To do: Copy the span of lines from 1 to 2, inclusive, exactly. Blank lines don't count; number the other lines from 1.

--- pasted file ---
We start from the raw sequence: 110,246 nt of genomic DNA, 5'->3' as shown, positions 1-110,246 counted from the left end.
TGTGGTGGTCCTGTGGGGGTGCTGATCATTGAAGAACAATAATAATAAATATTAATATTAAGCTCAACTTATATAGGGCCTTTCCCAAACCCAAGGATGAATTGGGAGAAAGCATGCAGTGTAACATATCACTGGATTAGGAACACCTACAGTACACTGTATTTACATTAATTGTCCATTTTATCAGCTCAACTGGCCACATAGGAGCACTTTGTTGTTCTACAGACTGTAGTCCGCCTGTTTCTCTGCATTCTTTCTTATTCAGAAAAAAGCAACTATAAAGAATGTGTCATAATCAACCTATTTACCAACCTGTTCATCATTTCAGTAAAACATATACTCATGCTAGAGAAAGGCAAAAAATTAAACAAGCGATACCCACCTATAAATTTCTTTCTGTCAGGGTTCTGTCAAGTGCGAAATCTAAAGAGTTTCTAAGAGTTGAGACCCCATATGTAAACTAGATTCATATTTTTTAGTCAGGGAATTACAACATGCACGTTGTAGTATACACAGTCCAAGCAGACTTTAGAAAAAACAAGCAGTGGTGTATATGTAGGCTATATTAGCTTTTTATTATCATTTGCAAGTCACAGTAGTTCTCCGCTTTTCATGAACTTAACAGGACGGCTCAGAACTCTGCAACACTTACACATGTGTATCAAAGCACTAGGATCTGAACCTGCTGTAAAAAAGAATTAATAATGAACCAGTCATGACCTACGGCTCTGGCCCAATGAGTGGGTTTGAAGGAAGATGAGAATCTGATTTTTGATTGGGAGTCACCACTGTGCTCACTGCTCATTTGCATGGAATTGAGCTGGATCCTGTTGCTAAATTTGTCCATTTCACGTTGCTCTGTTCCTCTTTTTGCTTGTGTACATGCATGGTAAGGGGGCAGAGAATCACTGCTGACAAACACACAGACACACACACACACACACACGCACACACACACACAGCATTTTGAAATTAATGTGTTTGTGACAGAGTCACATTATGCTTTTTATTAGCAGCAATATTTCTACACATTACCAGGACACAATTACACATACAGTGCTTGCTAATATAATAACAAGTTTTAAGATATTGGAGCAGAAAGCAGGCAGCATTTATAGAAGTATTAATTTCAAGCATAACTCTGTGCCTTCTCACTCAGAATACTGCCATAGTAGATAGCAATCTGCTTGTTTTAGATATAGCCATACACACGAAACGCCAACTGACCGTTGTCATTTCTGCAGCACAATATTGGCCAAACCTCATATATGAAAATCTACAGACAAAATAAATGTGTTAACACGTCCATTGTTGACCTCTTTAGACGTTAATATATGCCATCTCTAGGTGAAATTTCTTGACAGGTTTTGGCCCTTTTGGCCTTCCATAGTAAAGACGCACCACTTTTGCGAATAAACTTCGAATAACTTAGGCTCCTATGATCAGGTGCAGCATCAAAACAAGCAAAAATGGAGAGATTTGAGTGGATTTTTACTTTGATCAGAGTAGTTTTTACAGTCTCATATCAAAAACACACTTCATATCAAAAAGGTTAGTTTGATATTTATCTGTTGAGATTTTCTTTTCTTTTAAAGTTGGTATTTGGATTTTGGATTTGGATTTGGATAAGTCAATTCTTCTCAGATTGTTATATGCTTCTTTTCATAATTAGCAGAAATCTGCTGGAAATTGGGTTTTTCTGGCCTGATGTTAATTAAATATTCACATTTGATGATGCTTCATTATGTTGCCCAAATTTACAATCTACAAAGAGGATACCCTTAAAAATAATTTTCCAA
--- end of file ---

We start from the raw sequence: 110,246 nt of genomic DNA, 5'->3' as shown, positions 1-110,246 counted from the left end.
TGTGGTGGTCCTGTGGGGGTGCTGATCATTGAAGAACAATAATAATAAATATTAATATTAAGCTCAACTTATATAGGGCCTTTCCCAAACCCAAGGATGAATTGGGAGAAAGCATGCAGTGTAACATATCACTGGATTAGGAACACCTACAGTACACTGTATTTACATTAATTGTCCATTTTATCAGCTCAACTGGCCACATAGGAGCACTTTGTTGTTCTACAGACTGTAGTCCGCCTGTTTCTCTGCATTCTTTCTTATTCAGAAAAAAGCAACTATAAAGAATGTGTCATAATCAACCTATTTACCAACCTGTTCATCATTTCAGTAAAACATATACTCATGCTAGAGAAAGGCAAAAAATTAAACAAGCGATACCCACCTATAAATTTCTTTCTGTCAGGGTTCTGTCAAGTGCGAAATCTAAAGAGTTTCTAAGAGTTGAGACCCCATATGTAAACTAGATTCATATTTTTTAGTCAGGGAATTACAACATGCACGTTGTAGTATACACAGTCCAAGCAGACTTTAGAAAAAACAAGCAGTGGTGTATATGTAGGCTATATTAGCTTTTTATTATCATTTGCAAGTCACAGTAGTTCTCCGCTTTTCATGAACTTAACAGGACGGCTCAGAACTCTGCAACACTTACACATGTGTATCAAAGCACTAGGATCTGAACCTGCTGTAAAAAAGAATTAATAATGAACCAGTCATGACCTACGGCTCTGGCCCAATGAGTGGGTTTGAAGGAAGATGAGAATCTGATTTTTGATTGGGAGTCACCACTGTGCTCACTGCTCATTTGCATGGAATTGAGCTGGATCCTGTTGCTAAATTTGTCCATTTCACGTTGCTCTGTTCCTCTTTTTGCTTGTGTACATGCATGGTAAGGGGGCAGAGAATCACTGCTGACAAACACACAGACACACACACACACACACACGCACACACACACACAGCATTTTGAAATTAATGTGTTTGTGACAGAGTCACATTATGCTTTTTATTAGCAGCAATATTTCTACACATTACCAGGACACAATTACACATACAGTGCTTGCTAATATAATAACAAGTTTTAAGATATTGGAGCAGAAAGCAGGCAGCATTTATAGAAGTATTAATTTCAAGCATAACTCTGTGCCTTCTCACTCAGAATACTGCCATAGTAGATAGCAATCTGCTTGTTTTAGATATAGCCATACACACGAAACGCCAACTGACCGTTGTCATTTCTGCAGCACAATATTGGCCAAACCTCATATATGAAAATCTACAGACAAAATAAATGTGTTAACACGTCCATTGTTGACCTCTTTAGACGTTAATATATGCCATCTCTAGGTGAAATTTCTTGACAGGTTTTGGCCCTTTTGGCCTTCCATAGTAAAGACGCACCACTTTTGCGAATAAACTTCGAATAACTTAGGCTCCTATGATCAGGTGCAGCATCAAAACAAGCAAAAATGGAGAGATTTGAGTGGATTTTTACTTTGATCAGAGTAGTTTTTACAGTCTCATATCAAAAACACACTTCATATCAAAAAGGTTAGTTTGATATTTATCTGTTGAGATTTTCTTTTCTTTTAAAGTTGGTATTTGGATTTTGGATTTGGATTTGGATAAGTCAATTCTTCTCAGATTGTTATATGCTTCTTTTCATAATTAGCAGAAATCTGCTGGAAATTGGGTTTTTCTGGCCTGATGTTAATTAAATATTCACATTTGATGATGCTTCATTATGTTGCCCAAATTTACAATCTACAAAGAGGATACCCTTAAAAATAATTTTCCAA